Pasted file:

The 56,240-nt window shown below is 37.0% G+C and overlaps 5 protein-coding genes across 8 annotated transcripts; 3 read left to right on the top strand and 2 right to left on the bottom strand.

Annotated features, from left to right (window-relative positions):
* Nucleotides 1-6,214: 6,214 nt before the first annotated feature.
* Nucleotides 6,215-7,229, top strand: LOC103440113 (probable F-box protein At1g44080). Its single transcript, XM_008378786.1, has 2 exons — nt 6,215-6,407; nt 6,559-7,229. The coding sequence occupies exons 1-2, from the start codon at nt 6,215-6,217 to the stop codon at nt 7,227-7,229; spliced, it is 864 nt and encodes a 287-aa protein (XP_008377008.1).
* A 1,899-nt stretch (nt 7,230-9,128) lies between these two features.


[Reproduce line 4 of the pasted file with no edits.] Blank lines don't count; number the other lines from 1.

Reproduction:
* Nucleotides 6,215-7,229, top strand: LOC103440113 (probable F-box protein At1g44080). Its single transcript, XM_008378786.1, has 2 exons — nt 6,215-6,407; nt 6,559-7,229. The coding sequence occupies exons 1-2, from the start codon at nt 6,215-6,217 to the stop codon at nt 7,227-7,229; spliced, it is 864 nt and encodes a 287-aa protein (XP_008377008.1).